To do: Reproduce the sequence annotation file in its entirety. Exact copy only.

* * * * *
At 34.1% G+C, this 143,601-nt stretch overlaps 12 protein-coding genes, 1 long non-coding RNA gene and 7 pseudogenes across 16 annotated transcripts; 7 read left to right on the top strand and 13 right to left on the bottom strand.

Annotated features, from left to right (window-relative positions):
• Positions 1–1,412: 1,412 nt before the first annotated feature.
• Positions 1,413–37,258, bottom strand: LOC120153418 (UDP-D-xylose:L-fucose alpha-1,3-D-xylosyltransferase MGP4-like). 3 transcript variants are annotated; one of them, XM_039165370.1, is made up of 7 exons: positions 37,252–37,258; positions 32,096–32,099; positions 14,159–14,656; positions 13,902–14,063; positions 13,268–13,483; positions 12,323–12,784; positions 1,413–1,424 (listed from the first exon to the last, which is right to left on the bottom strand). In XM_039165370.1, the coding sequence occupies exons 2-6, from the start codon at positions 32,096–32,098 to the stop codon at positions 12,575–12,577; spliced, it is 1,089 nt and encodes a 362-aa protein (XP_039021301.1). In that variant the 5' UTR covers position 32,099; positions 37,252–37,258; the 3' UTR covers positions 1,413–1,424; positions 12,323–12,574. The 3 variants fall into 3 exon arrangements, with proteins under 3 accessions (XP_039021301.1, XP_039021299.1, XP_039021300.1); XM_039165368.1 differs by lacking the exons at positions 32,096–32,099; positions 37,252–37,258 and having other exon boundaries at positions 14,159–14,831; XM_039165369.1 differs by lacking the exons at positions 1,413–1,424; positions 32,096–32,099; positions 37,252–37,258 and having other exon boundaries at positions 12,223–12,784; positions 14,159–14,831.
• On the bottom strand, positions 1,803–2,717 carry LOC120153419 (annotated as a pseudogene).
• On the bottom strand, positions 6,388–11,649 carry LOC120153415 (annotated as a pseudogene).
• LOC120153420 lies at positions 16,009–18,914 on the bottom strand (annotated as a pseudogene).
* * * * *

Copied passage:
At 34.1% G+C, this 143,601-nt stretch overlaps 12 protein-coding genes, 1 long non-coding RNA gene and 7 pseudogenes across 16 annotated transcripts; 7 read left to right on the top strand and 13 right to left on the bottom strand.

Annotated features, from left to right (window-relative positions):
• Positions 1–1,412: 1,412 nt before the first annotated feature.
• Positions 1,413–37,258, bottom strand: LOC120153418 (UDP-D-xylose:L-fucose alpha-1,3-D-xylosyltransferase MGP4-like). 3 transcript variants are annotated; one of them, XM_039165370.1, is made up of 7 exons: positions 37,252–37,258; positions 32,096–32,099; positions 14,159–14,656; positions 13,902–14,063; positions 13,268–13,483; positions 12,323–12,784; positions 1,413–1,424 (listed from the first exon to the last, which is right to left on the bottom strand). In XM_039165370.1, the coding sequence occupies exons 2-6, from the start codon at positions 32,096–32,098 to the stop codon at positions 12,575–12,577; spliced, it is 1,089 nt and encodes a 362-aa protein (XP_039021301.1). In that variant the 5' UTR covers position 32,099; positions 37,252–37,258; the 3' UTR covers positions 1,413–1,424; positions 12,323–12,574. The 3 variants fall into 3 exon arrangements, with proteins under 3 accessions (XP_039021301.1, XP_039021299.1, XP_039021300.1); XM_039165368.1 differs by lacking the exons at positions 32,096–32,099; positions 37,252–37,258 and having other exon boundaries at positions 14,159–14,831; XM_039165369.1 differs by lacking the exons at positions 1,413–1,424; positions 32,096–32,099; positions 37,252–37,258 and having other exon boundaries at positions 12,223–12,784; positions 14,159–14,831.
• On the bottom strand, positions 1,803–2,717 carry LOC120153419 (annotated as a pseudogene).
• On the bottom strand, positions 6,388–11,649 carry LOC120153415 (annotated as a pseudogene).
• LOC120153420 lies at positions 16,009–18,914 on the bottom strand (annotated as a pseudogene).